Managing unconscious values

Unconscious values are hardwired into us, and inform how we act and the choices we make without us even realising it.

Managing unconscious values

If we were to create a product, we’d start by exploring the requirements of that product. What do we want it to do? What are its characteristics? What problem is that product going to solve, and for whom?

We’d put together a list of acceptance criteria. These are the checkpoints that we compare our product against to see if it’s fit for purpose. Our values are very much like these acceptance criteria. They’re a benchmark that we can use to confirm that how we’re acting and the choices we’re making tallies up to the expectations that we set for ourselves, and the person that we want to be.

There are two distinct forms of values within us. One is our cultural values. These are passed down to us from our parents and the society in which we live. Then there are our personal values. These we voluntarily adopt ourselves.

The values that we hold on to inform our decisions and our actions, whether we realise it or not. They act as a compass, directing us in our lives towards the goal that we either consciously or unconsciously set for ourselves.

This is the important part that I want to talk about - conscious or unconscious goal setting. What do you think’s going to happen if we follow an unconsciously directed path? Let’s say we didn’t have a great relationship with our parents, that they only ever offered us conditional positive regard and we had to work to receive praise and love.

We’re going to have been trained to think that doing well or “being good” equates to us being worthy. That becomes one of our values. We go through life and we get a bit older and we enter into the world of work. That unconscious value is still going to inform how we act, only it’s going to be expressed in a slightly different way. We’re not looking for praise from our parents, we’re looking to meet the expectations of our boss so that we can feel good about ourselves and meet some interior, unrecognised criteria for success.

If we’re trying to meet the expectations of our boss, who’s to say that their expectations won’t be unreasonable, and that we’ll be working late in the evenings and into the weekends so that we can keep them happy?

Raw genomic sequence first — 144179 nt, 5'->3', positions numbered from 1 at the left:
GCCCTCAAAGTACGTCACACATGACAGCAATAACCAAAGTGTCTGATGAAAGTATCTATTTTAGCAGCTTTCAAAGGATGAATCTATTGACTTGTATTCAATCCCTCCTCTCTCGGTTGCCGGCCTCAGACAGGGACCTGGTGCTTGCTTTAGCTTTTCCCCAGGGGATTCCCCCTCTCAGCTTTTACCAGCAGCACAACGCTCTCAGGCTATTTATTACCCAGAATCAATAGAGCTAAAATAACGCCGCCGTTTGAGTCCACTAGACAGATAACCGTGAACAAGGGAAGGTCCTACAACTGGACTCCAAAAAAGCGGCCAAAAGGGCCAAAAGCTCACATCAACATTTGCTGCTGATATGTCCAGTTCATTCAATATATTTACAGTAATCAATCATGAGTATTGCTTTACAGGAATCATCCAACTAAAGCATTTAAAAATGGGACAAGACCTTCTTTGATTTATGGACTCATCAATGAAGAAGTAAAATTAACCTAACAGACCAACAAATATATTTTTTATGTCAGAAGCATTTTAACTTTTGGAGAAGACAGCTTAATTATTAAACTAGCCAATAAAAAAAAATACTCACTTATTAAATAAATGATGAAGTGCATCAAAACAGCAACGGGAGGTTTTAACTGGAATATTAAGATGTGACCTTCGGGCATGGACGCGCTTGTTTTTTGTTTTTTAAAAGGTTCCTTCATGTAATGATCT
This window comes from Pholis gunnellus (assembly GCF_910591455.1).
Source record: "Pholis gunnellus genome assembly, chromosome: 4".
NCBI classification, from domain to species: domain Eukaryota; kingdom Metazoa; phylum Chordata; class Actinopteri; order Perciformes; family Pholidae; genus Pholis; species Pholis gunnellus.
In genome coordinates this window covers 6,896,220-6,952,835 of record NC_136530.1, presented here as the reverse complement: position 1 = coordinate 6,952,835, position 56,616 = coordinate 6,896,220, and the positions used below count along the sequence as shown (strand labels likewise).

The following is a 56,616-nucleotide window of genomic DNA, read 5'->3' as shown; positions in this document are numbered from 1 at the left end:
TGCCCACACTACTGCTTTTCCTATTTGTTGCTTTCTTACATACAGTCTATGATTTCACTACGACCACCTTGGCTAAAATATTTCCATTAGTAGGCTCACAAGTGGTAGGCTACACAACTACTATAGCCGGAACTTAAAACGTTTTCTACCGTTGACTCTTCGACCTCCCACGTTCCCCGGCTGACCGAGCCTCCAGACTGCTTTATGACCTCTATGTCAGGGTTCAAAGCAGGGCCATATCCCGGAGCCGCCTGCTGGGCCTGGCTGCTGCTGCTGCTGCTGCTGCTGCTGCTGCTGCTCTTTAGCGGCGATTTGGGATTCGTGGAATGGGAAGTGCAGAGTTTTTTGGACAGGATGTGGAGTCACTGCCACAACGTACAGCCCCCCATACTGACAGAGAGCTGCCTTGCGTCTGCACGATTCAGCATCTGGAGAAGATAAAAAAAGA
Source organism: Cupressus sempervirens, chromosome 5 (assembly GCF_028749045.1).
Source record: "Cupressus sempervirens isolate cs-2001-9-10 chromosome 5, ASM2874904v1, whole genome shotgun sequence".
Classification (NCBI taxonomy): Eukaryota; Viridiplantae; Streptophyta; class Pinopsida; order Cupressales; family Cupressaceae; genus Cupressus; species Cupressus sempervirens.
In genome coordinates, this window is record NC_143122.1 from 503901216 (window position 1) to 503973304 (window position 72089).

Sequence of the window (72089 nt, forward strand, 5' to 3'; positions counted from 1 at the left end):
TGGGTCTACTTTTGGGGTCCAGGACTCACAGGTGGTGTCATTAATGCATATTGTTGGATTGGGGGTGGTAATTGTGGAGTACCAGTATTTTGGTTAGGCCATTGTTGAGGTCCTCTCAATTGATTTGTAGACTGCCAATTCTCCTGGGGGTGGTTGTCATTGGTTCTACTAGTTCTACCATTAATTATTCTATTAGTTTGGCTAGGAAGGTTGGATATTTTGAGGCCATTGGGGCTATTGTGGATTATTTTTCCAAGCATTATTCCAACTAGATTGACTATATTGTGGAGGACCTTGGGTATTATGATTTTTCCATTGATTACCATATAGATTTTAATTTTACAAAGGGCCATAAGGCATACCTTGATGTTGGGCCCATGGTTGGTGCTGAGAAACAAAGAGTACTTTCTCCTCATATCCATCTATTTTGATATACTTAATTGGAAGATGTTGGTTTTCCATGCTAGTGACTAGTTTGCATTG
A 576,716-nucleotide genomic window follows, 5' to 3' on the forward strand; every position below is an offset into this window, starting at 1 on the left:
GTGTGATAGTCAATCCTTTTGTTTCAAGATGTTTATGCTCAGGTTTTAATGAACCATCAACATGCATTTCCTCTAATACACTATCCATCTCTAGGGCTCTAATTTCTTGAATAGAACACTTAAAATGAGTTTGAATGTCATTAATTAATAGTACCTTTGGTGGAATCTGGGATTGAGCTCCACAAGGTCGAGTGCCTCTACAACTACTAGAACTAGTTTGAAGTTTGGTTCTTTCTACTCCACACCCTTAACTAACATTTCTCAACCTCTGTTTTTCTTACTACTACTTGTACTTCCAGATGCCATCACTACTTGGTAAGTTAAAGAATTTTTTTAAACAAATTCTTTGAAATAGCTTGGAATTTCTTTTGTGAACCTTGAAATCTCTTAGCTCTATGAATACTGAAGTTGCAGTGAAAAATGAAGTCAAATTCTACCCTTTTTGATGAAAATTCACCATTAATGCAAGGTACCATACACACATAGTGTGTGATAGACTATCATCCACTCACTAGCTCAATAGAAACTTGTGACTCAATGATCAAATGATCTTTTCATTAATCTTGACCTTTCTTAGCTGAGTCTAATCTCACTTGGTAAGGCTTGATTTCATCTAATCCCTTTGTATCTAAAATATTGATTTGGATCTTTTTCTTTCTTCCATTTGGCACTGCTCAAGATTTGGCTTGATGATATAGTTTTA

That’s this unconscious value informing our actions. Instead of spending our free time doing things for ourselves, we’re working to meet the needs of our boss so that we can not feel like a shitty human being. I guess, in a way, that is meeting a need within us, but I’d strongly argue that it’s not a positive need, and it doesn’t aid in our personal growth.

How do we uncover these unconscious values? The answer is simple but the reality is not - it’s all about our self-awareness.

Making the unknown known requires us to get our introspective hats on and do some self-reflection. We have to first become aware of these unconscious values. If we’re running along on autopilot, not thinking about our motivators, then we’re never going to be able to change them. How can we change something that we don’t know exists in the first place?

Firstly, I find it useful to write them down. Again, we’re only going to be able to identify the ones that we know at this stage, but by writing them down it gives us something that we can refer to outside of the realm of our own thoughts. We may be able to see, over time, that what we define as our values are actually driven by different motivations to what we originally thought.

Going back to the example above, let’s say that we wrote down “Making sure I do well at work so that I can be successful” as one of our values. At this stage, we’re associating word success with meeting the expectations of our boss so that we can validate our sense of self worth. That’s not success, but at this stage we feel like that’s what success is. Validating our self worth makes us feel good, so we interpret that as being successful.

Next, take that list and get some feedback from others. Other people can act as fantastic mirrors to point us in the direction of the truth of ourselves. That could be a trusted friend, a family member, or a therapist. Don’t think that therapy is only there when you’re having a tough time - talking things through with an objective, trained individual can be incredibly beneficial and lead to some serious insights about what’s driving us.

Finally, you’ve got to put in the work. Unconscious values aren’t necessarily good for us. They come from us trying to adapt ourselves in order to meet the expectations of others as part of a social survival mechanism. They’re not us being ourselves.

It’s going to be challenging, and it’s going to put us out of our comfort zone, but as the Buddhist teacher Pema Chodron said:

To be fully alive, fully human, and completely awake is to be continually thrown out of the nest.